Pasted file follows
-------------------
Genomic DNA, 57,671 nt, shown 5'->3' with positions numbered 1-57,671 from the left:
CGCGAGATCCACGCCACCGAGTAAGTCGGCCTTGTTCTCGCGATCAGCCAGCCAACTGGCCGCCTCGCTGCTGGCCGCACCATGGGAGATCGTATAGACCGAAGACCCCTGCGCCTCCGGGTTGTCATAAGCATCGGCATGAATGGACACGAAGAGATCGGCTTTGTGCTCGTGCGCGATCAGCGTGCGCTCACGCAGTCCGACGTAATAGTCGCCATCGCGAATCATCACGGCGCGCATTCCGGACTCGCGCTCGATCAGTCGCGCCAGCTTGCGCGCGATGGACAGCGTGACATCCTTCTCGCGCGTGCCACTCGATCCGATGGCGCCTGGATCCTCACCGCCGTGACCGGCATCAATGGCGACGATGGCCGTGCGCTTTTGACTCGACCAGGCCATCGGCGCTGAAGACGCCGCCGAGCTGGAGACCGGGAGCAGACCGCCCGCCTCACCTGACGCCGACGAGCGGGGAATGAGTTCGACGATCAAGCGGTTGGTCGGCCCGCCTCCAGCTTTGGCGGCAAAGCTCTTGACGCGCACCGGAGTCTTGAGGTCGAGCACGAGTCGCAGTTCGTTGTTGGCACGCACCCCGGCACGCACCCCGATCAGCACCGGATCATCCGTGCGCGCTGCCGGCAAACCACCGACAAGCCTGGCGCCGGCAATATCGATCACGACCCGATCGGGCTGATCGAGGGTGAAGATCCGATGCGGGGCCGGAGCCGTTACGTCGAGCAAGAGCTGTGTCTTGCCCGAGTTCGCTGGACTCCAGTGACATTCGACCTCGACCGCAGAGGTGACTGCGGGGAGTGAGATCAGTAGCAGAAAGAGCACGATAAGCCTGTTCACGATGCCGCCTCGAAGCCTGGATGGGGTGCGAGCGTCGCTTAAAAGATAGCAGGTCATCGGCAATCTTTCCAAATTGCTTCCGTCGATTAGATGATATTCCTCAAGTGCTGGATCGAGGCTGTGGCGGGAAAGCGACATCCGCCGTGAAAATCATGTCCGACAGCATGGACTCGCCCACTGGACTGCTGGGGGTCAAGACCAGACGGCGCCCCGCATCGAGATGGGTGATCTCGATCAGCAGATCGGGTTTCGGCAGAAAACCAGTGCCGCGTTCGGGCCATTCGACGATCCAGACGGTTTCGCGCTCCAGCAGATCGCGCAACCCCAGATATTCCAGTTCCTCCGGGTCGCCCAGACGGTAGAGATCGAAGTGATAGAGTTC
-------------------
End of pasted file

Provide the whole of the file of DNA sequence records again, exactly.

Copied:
Genomic DNA, 57,671 nt, shown 5'->3' with positions numbered 1-57,671 from the left:
CGCGAGATCCACGCCACCGAGTAAGTCGGCCTTGTTCTCGCGATCAGCCAGCCAACTGGCCGCCTCGCTGCTGGCCGCACCATGGGAGATCGTATAGACCGAAGACCCCTGCGCCTCCGGGTTGTCATAAGCATCGGCATGAATGGACACGAAGAGATCGGCTTTGTGCTCGTGCGCGATCAGCGTGCGCTCACGCAGTCCGACGTAATAGTCGCCATCGCGAATCATCACGGCGCGCATTCCGGACTCGCGCTCGATCAGTCGCGCCAGCTTGCGCGCGATGGACAGCGTGACATCCTTCTCGCGCGTGCCACTCGATCCGATGGCGCCTGGATCCTCACCGCCGTGACCGGCATCAATGGCGACGATGGCCGTGCGCTTTTGACTCGACCAGGCCATCGGCGCTGAAGACGCCGCCGAGCTGGAGACCGGGAGCAGACCGCCCGCCTCACCTGACGCCGACGAGCGGGGAATGAGTTCGACGATCAAGCGGTTGGTCGGCCCGCCTCCAGCTTTGGCGGCAAAGCTCTTGACGCGCACCGGAGTCTTGAGGTCGAGCACGAGTCGCAGTTCGTTGTTGGCACGCACCCCGGCACGCACCCCGATCAGCACCGGATCATCCGTGCGCGCTGCCGGCAAACCACCGACAAGCCTGGCGCCGGCAATATCGATCACGACCCGATCGGGCTGATCGAGGGTGAAGATCCGATGCGGGGCCGGAGCCGTTACGTCGAGCAAGAGCTGTGTCTTGCCCGAGTTCGCTGGACTCCAGTGACATTCGACCTCGACCGCAGAGGTGACTGCGGGGAGTGAGATCAGTAGCAGAAAGAGCACGATAAGCCTGTTCACGATGCCGCCTCGAAGCCTGGATGGGGTGCGAGCGTCGCTTAAAAGATAGCAGGTCATCGGCAATCTTTCCAAATTGCTTCCGTCGATTAGATGATATTCCTCAAGTGCTGGATCGAGGCTGTGGCGGGAAAGCGACATCCGCCGTGAAAATCATGTCCGACAGCATGGACTCGCCCACTGGACTGCTGGGGGTCAAGACCAGACGGCGCCCCGCATCGAGATGGGTGATCTCGATCAGCAGATCGGGTTTCGGCAGAAAACCAGTGCCGCGTTCGGGCCATTCGACGATCCAGACGGTTTCGCGCTCCAGCAGATCGCGCAACCCCAGATATTCCAGTTCCTCCGGGTCGCCCAGACGGTAGAGATCGAAGTGATAGAGTTC